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Cohens v. Virginia

Cohens V Virginia

The Background of Cohens v. Virginia (1821)

The case of ‘Cohens v. Virginia’ involved two brothers – P.J. Cohen and M.J. Cohen – who undertook the sale of tickets for the Lottery of District of Columbia (Washington D.C.) within the State of Virginia; although Congress had mandated the legality of State lotteries within the United States, the State of Virginia had enacted legislature forbidding the sale of lottery tickets belonging to other States and Districts within Virginia borders. Although the legality latent within the case was a primary consideration, the focal point of the Cohens v. Virginia case is considered to be the establishment of policy regulating the ability of the Federal Government to overrule legislation belonging to individual States; as a result, the Cohens argued their case before the Supreme Court on the grounds that the Federal Government mandated a legal lottery: If you need legal advice and assistance, contact Virginia lawyers.

The Judiciary Act of 1789 states that all Judiciary power is to be concentrated within a single entity, which is known as the Supreme Court of the United States; as a result, legal hearings and decisions deemed to be under the jurisdiction of the Federal Government under the Supremacy Clause are to be tried before the Supreme Court of the United States

The Case Profile of Cohens v. Virginia

The following is a case profile of the legal trial eponymously titled ‘Cohens v. Virginia’:

Date of the Trial: March 3rd, 1821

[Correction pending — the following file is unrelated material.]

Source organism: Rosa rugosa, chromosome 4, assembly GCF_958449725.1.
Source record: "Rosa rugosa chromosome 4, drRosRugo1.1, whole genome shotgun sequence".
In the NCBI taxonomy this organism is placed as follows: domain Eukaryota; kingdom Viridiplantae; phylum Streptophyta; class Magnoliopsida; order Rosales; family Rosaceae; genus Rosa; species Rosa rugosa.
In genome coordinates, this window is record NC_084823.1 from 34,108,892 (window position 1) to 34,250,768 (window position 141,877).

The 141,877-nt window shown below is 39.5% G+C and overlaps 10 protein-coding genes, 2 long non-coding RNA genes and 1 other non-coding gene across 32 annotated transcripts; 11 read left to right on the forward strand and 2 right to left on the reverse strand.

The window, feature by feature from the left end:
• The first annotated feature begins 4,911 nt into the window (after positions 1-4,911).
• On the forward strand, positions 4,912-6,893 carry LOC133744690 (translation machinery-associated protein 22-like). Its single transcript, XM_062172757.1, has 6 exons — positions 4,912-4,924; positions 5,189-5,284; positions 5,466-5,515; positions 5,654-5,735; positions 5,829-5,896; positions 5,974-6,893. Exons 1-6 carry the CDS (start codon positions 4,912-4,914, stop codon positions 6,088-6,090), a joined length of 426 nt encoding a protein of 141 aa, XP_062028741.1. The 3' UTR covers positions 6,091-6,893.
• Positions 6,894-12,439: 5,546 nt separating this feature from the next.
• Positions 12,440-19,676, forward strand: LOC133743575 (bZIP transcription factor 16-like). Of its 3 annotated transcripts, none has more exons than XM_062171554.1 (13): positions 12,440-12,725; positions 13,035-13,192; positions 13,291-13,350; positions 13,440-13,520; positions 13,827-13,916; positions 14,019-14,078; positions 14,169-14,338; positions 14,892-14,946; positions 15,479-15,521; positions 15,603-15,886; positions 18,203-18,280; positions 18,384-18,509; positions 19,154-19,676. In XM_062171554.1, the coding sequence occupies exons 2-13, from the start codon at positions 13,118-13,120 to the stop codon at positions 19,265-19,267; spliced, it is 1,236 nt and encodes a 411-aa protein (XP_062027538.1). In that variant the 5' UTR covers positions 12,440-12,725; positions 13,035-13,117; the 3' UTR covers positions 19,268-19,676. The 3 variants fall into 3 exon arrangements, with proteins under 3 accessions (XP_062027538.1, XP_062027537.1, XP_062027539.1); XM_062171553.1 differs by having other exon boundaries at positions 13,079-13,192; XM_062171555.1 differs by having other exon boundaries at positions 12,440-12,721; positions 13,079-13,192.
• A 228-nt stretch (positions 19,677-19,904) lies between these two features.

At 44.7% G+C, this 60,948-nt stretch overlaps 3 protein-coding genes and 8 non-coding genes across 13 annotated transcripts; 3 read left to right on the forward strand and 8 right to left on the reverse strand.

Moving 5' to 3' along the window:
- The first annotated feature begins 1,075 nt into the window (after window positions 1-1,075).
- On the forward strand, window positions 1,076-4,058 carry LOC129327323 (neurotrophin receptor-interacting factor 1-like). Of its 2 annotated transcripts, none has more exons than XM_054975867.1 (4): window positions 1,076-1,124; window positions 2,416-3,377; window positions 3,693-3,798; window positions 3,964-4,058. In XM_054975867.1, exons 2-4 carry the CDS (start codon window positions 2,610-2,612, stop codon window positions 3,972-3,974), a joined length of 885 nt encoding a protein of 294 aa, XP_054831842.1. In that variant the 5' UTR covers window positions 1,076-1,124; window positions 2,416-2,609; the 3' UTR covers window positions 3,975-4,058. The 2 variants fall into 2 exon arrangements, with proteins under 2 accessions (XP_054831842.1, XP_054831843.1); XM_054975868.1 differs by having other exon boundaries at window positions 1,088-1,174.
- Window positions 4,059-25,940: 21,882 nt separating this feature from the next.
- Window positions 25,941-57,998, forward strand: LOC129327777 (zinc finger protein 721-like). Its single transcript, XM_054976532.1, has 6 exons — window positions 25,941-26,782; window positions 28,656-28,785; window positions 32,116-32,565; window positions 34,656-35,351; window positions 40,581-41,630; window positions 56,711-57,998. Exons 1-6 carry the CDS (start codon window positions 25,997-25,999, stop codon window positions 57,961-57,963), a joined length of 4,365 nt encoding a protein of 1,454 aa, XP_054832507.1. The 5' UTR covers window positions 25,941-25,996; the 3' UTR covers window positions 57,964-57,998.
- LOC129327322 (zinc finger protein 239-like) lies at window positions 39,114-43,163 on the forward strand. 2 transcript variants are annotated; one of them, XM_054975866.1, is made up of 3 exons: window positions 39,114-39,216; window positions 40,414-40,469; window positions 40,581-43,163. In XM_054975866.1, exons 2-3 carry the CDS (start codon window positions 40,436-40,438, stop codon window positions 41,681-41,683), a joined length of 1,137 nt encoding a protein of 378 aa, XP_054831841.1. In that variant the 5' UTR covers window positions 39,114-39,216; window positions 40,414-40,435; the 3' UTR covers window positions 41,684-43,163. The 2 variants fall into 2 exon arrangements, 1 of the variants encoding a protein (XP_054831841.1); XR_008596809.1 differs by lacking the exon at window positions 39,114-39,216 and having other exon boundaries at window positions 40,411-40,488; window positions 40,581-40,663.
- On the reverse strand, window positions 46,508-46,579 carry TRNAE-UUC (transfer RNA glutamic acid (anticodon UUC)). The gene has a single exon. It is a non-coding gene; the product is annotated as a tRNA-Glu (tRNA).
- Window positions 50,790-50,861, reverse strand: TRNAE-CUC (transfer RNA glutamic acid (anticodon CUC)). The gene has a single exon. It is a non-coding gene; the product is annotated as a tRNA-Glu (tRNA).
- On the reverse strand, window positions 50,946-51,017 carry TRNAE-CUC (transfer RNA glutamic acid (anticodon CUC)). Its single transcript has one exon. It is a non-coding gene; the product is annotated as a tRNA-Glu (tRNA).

Legal Classification: Administrative Law; this legal field associated with events and circumstances in which the Federal Government of the United States engages its citizens, including the administration of government programs, the creation of agencies, and the establishment of a legal, regulatory federal standard

Accused Criminal Activity: The following criminal activity and charges were cited by P.J. Cohen and M.J. Cohen – referred to as ‘Cohens’ against the State of Virginia within the appeal brought forth subsequent to the initial ruling:

The Cohens argued that their respective arrest within the State of Virginia was in violation of the Constitution, resulting from the fact that they were selling legal lottery tickets mandated by the Federal Government

United States Reports Case Number: 19 U.S. 264

Date of the Delivery of the Verdict: March 3rd, 1821

Legal Venue of Cohens v. Virginia: The Supreme Court of the United States

Judicial Officer Responsible for Ruling: Chief Justice John Marshall

Involved Parties: The following are the parties named with regard to their involvement in the Cohens v. Virginia case:

P.J. Cohens and M.J. Cohens; Plaintiff(s) – Cohens v. Virginia

The State of Virginia; Defendant - Cohens v. Virginia

Verdict Delivered: The Supreme Court ruled in favor of the State of Virginia, explaining that the State of Virginia was entitled to enact such legislation within the borders of the States. However, the State of Virginia claimed that the Federal Government was unable to hear cases with regards to individual State legislation; this claim was overruled upon citing that the Federal Government was to assume finality with regard to matters and circumstances existing between multiple States.

Associated Legislation with regard to Cohens v. Virginia: The following statutory regulations were employed with regard to the Cohens v. Virginia trial:

Article III of the Constitution of the United States – within Section 2 – illustrates a legislative clause untitled the Supremacy Clause, which allows the Federal Government to maintain authority over all legislation in the event that contrast and unfair advantage exists; this clause was imposed in order to ensure a uniform and equal legal process within the entirety of the United States

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